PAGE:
Native American Boarding Schools Term Paper by Nicky

Native American Boarding Schools
A discussion of the Native American boarding schools of the Ojibway tribe.
# 144997 | 1,312 words | 8 sources | MLA | 2010 | US
Published on Oct 22, 2010 in Ethnic Studies (North American) , Native-American Studies (General)

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The paper describes how Native American boarding schools, mandated by the government, kept children and parents apart and abolished Native language and traditions, culture and religion. The paper also discusses how most of the students at these Indian boarding schools did not enjoy the experience and many attempted to run away.

From the Paper:

"The Ojibway Tribe is one of the biggest and spread out bands of Indians in North American, with over 150 bands, mostly in the Northeast and Canada (Editors). They are known by a variety of names, as one historian note, "The various tribal names in use include Chippewa, Ojibway, Ojibwa, Ojibwe, Anishinabe, and Anishinaabe" (Child 117). They first lived on the East Coast of North America, but later migrated to their current tribal lands, largely in Minnesota, Wisconsin, and Michigan. Another historian notes the origin of the tribal name. She writes, "There are several explanations for the derivation of the word 'Ojibwa.' Some say it is related to the word 'puckered' and that it refers to a distinctive type of moccasin that high cuffs and a puckered seam" (Roy). Like most Native Americans, the Ojibway people were forced to send their young people to boarding schools, located far from the reservations."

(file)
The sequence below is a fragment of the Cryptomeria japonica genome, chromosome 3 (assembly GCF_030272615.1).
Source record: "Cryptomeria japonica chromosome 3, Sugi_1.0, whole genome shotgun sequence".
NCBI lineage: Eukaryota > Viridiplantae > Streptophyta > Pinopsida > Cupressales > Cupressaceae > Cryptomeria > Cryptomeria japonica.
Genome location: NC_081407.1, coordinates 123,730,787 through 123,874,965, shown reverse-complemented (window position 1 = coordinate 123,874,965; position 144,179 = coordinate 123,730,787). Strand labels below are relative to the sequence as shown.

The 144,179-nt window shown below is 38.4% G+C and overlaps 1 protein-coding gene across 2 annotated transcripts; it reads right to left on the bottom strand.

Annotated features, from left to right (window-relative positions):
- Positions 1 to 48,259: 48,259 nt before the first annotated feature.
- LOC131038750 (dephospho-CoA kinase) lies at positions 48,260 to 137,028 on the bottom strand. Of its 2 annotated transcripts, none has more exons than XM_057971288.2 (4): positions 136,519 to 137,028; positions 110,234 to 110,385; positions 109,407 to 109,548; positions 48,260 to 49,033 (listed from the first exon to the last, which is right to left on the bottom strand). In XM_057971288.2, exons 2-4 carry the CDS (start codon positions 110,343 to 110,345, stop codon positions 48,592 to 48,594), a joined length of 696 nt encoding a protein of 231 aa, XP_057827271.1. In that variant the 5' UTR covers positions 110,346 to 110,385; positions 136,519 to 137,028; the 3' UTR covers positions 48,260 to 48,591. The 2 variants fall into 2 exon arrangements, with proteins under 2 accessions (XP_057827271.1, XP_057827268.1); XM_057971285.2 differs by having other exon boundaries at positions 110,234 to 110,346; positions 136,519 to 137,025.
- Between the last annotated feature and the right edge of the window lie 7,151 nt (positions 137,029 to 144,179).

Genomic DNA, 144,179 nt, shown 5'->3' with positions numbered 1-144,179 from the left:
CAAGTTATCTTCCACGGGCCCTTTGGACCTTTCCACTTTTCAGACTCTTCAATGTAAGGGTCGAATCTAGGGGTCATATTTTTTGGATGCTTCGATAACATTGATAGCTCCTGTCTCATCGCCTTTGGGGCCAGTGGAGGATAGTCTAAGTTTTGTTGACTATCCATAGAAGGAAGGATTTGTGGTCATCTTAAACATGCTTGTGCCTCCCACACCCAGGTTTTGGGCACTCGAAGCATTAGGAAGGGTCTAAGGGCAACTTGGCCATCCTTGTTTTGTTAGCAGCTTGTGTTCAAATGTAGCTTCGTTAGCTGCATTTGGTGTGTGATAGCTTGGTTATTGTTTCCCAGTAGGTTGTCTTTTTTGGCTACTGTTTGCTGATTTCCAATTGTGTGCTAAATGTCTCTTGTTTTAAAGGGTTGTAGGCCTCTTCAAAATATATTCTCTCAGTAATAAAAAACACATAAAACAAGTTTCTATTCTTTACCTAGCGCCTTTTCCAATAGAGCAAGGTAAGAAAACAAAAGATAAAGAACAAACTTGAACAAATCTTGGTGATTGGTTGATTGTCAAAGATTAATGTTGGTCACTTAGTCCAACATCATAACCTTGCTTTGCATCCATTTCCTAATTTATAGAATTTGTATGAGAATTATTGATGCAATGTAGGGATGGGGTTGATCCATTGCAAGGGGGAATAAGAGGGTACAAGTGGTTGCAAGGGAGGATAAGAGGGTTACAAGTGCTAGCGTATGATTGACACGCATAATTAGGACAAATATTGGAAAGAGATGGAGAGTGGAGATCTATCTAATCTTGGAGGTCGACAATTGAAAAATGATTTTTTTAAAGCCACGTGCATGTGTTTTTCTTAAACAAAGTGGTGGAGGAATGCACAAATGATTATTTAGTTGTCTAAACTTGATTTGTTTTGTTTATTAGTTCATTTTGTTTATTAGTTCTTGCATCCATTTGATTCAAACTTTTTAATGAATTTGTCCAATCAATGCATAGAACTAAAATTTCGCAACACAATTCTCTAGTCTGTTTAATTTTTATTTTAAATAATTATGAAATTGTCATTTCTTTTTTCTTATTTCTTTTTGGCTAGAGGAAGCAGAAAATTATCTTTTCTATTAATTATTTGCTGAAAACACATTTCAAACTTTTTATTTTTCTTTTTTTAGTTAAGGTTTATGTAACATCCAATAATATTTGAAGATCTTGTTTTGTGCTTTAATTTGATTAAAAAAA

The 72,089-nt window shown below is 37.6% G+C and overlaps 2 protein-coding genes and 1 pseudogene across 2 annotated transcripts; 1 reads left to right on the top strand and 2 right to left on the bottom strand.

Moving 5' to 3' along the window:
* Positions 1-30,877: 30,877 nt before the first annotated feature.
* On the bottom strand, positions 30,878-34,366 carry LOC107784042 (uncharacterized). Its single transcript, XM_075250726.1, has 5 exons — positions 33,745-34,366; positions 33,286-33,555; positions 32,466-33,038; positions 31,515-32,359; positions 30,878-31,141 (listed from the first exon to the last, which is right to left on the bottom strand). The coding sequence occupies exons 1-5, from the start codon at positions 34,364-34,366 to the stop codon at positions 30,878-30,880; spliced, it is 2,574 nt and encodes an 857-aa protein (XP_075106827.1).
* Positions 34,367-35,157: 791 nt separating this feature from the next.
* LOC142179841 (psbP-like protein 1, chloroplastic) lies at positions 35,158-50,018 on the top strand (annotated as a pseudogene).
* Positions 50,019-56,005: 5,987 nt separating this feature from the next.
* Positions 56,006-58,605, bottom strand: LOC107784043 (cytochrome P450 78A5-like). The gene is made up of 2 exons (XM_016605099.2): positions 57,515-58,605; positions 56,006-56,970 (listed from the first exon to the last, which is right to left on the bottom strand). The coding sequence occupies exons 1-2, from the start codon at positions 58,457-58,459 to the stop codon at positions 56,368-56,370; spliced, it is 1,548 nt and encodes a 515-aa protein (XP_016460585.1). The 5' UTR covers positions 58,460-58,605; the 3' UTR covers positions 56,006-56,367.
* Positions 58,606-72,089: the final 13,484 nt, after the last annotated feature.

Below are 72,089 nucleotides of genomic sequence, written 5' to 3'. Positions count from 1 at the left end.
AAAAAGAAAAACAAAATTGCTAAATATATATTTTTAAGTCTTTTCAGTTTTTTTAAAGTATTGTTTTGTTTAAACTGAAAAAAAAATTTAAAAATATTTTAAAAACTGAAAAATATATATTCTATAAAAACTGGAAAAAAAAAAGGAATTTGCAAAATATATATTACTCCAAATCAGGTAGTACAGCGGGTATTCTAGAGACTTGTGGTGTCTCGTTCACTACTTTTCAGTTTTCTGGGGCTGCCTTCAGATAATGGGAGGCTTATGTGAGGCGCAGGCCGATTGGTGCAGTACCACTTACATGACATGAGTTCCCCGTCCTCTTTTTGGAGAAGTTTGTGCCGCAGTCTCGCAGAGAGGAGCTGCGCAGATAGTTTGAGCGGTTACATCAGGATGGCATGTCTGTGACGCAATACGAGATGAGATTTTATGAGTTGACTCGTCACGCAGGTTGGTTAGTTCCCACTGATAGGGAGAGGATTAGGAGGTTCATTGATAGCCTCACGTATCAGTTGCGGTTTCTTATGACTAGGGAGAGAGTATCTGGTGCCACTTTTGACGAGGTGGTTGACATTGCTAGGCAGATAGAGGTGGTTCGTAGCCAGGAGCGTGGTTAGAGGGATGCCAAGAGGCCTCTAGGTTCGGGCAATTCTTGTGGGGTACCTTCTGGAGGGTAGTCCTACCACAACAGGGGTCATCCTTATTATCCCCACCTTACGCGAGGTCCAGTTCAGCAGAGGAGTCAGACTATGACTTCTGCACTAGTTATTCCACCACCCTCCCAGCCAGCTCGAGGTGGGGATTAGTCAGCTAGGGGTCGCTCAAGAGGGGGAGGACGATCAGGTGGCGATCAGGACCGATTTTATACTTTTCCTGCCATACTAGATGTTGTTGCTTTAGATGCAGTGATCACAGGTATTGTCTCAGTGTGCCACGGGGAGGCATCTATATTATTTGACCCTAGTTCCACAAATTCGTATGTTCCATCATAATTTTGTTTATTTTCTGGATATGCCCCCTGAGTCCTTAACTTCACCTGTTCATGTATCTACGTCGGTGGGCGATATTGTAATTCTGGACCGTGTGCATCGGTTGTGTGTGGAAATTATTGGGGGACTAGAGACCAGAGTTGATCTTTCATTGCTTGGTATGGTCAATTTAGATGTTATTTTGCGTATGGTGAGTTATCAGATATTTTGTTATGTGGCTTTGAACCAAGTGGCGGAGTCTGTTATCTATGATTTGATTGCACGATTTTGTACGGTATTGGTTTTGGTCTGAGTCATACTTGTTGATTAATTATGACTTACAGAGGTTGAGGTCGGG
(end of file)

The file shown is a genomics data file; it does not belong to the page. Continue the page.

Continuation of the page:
Sample of Sources Used:

  • Child, Brenda J. Boarding School Seasons: American Indian Families, 1900-1940. Lincoln, NE: University of Nebraska Press, 1998.
  • Coleman, Michael C. American Indian Children at School, 1850-1930. Jackson, MS: University Press of Mississippi, 1993.
  • Editors. "Native Languages of the Americas: Chippewa." Native 2008. 5 Dec. 2008.<
  • Meyer, Melissa L. Ethnicity and Dispossession at a Minnesota Anishinaabe Reservation, 1889-1920. Lincoln, NE: University of Nebraska Press, 1994.
  • Roy, Lorraine. "Ojibwa." 2008. 5 Dec. 2008. <>

Cite this Term Paper:

APA Format

Native American Boarding Schools (2010, October 22) Retrieved September 24, 2023, from

MLA Format

"Native American Boarding Schools" 22 October 2010. Web. 24 September. 2023. <>